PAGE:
“So, let me get this straight Marshall. You believe that Mrs. Kroeger is dead and may or may not be lying in the Kroeger home as we speak. That Fred Kroeger has planned an arson to burn down the store and the home to both destroy any evidence of Mrs. Kroeger’s murder and collect insurance proceeds? You know this because you witnessed the young Kroeger girl bring these cans of gasoline into town, but you doubt that she has any involvement? Is that about the whole of it?”

“Exactly!” Shedd slapped the prosecutor’s desk with his hand at the same time. “But all I’ve got is my gut and suspicions. I ain’t got any real evidence.”

Sizemore cautioned patience and advised the Marshall to keep an eye on things. If the Kroegers did not return, both of them by the afternoon then they would convene again and decide their next step. With that the marshal left the prosecutor’s office and took up his other occupation of mail delivery.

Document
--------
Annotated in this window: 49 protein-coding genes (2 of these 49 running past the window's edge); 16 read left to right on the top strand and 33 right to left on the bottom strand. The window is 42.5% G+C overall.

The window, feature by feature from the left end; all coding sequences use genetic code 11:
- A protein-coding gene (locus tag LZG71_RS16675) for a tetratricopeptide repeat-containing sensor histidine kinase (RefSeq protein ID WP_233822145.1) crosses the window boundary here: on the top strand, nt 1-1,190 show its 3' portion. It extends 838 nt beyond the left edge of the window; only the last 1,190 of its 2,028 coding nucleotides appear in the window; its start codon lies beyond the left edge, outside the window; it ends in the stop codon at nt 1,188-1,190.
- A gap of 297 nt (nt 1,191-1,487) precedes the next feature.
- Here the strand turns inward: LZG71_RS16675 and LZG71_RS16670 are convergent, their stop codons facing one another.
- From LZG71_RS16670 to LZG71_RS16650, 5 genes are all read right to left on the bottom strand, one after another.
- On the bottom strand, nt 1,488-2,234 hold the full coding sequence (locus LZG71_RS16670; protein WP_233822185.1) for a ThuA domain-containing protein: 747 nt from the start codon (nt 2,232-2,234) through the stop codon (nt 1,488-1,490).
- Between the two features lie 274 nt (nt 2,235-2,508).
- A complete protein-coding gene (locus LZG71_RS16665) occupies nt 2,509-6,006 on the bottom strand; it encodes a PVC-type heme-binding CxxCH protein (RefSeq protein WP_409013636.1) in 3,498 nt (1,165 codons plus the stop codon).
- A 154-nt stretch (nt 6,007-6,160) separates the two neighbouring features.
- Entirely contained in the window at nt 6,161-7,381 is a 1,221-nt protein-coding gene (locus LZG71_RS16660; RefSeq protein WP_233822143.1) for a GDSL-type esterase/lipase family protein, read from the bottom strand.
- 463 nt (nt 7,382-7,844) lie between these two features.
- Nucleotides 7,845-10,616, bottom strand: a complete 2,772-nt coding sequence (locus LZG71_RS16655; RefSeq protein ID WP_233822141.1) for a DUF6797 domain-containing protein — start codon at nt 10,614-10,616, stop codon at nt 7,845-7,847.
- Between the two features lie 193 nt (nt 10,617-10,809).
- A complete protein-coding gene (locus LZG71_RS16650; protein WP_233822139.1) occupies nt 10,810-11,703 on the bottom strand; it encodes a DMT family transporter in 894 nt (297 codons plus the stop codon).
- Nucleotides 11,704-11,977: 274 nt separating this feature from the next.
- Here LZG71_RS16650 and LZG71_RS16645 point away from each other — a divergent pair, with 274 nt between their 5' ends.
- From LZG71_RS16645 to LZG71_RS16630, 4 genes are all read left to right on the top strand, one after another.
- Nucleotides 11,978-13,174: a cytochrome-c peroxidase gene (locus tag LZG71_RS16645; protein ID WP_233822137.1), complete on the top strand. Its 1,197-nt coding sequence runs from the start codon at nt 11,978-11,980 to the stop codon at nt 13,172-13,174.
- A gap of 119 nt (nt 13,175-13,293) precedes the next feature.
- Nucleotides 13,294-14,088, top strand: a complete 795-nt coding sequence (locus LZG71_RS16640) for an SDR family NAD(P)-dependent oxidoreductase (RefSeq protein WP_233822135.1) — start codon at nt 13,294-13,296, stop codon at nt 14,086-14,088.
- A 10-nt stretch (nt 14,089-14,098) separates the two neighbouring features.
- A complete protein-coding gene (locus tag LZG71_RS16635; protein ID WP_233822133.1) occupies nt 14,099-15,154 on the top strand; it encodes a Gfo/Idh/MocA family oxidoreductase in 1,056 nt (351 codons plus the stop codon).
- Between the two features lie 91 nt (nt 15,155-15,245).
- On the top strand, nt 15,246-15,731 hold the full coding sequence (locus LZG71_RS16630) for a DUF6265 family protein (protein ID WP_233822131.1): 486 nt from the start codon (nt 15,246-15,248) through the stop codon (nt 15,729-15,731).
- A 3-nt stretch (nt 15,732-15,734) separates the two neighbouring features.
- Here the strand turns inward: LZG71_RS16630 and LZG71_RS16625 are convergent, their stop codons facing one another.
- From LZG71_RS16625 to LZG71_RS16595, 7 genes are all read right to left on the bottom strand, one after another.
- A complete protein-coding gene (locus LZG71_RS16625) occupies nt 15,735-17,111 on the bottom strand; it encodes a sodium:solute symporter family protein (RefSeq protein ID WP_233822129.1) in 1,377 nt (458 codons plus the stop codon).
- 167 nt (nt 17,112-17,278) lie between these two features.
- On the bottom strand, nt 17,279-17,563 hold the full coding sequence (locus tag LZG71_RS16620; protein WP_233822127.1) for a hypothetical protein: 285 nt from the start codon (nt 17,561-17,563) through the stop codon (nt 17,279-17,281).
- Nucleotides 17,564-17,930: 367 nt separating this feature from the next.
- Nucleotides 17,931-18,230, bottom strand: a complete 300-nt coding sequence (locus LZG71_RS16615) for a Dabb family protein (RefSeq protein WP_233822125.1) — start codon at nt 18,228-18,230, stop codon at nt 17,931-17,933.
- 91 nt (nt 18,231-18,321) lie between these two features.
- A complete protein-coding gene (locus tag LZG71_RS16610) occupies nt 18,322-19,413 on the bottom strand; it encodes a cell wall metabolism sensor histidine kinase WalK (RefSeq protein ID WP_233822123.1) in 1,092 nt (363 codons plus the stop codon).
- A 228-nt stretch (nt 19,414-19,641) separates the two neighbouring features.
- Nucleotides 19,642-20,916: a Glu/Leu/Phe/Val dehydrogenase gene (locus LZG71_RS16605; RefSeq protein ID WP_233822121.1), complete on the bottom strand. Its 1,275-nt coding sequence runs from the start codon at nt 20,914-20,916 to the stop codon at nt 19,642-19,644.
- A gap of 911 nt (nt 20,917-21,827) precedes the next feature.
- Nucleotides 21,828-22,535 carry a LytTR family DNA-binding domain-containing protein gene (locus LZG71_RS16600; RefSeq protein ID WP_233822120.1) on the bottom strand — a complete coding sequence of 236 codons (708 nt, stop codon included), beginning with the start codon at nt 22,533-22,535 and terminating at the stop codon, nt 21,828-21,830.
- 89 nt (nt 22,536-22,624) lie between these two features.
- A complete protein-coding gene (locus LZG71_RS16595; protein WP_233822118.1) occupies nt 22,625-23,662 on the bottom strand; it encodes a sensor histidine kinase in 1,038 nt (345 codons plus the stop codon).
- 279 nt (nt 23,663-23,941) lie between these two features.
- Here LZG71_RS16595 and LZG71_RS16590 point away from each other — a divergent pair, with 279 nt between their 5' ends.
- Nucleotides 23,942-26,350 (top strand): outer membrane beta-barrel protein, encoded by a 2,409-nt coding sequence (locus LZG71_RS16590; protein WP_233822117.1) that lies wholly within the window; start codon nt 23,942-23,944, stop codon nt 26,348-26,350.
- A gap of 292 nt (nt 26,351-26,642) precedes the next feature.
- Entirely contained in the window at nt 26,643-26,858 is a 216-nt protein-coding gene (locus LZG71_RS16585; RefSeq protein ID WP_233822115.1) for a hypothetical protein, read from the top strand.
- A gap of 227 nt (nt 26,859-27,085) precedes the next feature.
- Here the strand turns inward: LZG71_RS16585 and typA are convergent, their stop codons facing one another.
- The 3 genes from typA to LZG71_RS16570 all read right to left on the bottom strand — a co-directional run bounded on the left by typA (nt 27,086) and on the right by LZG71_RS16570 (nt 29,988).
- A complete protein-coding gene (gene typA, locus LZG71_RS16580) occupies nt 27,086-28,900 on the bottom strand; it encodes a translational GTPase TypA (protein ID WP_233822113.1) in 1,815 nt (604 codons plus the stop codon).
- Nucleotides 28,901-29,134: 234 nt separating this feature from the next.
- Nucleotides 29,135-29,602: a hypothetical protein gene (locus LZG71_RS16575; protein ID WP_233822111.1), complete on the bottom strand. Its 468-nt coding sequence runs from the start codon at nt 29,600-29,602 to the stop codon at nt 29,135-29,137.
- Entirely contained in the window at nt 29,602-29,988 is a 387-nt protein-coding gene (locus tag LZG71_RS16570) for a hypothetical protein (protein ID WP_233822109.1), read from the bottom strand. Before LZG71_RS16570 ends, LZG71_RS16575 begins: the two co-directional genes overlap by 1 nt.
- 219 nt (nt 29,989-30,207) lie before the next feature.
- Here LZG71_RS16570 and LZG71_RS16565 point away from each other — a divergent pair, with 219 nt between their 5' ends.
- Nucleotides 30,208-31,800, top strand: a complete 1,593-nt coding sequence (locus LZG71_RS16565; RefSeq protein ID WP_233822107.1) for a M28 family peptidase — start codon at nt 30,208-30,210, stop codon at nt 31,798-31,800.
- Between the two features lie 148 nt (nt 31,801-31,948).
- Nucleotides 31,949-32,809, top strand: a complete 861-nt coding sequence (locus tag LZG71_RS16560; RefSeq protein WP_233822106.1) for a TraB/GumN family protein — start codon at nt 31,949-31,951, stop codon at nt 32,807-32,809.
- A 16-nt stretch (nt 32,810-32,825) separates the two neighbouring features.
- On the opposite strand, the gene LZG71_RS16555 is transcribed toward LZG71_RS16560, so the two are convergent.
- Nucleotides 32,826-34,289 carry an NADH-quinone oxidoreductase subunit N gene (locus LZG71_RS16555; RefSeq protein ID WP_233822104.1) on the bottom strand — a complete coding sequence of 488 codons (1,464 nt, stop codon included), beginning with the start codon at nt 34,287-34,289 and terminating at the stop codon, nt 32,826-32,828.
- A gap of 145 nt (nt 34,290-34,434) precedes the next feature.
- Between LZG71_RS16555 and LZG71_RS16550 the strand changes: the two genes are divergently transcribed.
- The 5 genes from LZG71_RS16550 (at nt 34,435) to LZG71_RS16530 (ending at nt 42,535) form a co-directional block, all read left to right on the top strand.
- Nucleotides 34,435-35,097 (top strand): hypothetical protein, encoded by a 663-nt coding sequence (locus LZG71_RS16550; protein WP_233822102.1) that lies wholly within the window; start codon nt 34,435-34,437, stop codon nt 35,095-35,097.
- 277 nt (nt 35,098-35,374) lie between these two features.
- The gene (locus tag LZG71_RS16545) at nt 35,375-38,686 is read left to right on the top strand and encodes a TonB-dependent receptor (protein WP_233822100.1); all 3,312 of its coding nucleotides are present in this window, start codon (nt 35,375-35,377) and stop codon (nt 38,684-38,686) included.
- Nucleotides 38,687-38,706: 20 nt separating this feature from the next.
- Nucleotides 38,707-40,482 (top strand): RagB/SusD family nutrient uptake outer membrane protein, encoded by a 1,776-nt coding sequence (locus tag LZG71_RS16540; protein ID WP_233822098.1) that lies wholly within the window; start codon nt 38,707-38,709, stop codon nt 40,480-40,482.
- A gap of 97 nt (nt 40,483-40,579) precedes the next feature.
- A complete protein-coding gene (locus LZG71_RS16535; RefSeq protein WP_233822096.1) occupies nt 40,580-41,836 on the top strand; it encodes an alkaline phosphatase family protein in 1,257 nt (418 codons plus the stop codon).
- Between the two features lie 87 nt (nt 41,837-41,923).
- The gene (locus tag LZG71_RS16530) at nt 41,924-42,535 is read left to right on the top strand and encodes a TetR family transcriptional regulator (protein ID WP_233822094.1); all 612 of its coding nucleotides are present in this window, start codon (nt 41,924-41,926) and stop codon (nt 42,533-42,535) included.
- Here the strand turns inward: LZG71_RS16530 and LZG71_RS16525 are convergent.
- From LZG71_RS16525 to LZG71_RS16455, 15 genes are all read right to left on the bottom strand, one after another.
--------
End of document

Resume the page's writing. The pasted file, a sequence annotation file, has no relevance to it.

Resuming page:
When Shedd returned to Eminence that afternoon with the mail, he found that the Kroegers had still not returned. He had only been sitting in Sizemore’s office for a few minutes discussing the potential case when a call came through that would shock both men.

The call was from Sergeant C. W. Huston of the Missouri Highway Patrol in Rolla. He informed Shedd and Sizemore that Fred Kroeger’s wrecked car lay in a ditch just four miles south of St. James.

“A young woman who gave her name as Sally McGee of St. Louis wrecked it,” the Sergeant reported.

“And where is she now?” Shedd demanded.

“That’s what we would like to know. Trooper Bain took her into Salem with all her baggage and left her at a tourist court. By the time we traced the license number today, and found that the car came back to a Fred Kroeger, and that the name she gave us was false, well she was gone.”

The trooper then gave a description of the young miss McGee, and of course both men noticed the similarities to Betty Jane. The men concluded their conversation with the Sergeant, and told him they would be in touch with any information they might find. As Sizemore placed the handset back into the receiver, Shedd slammed his hand down of the prosecutor’s desk.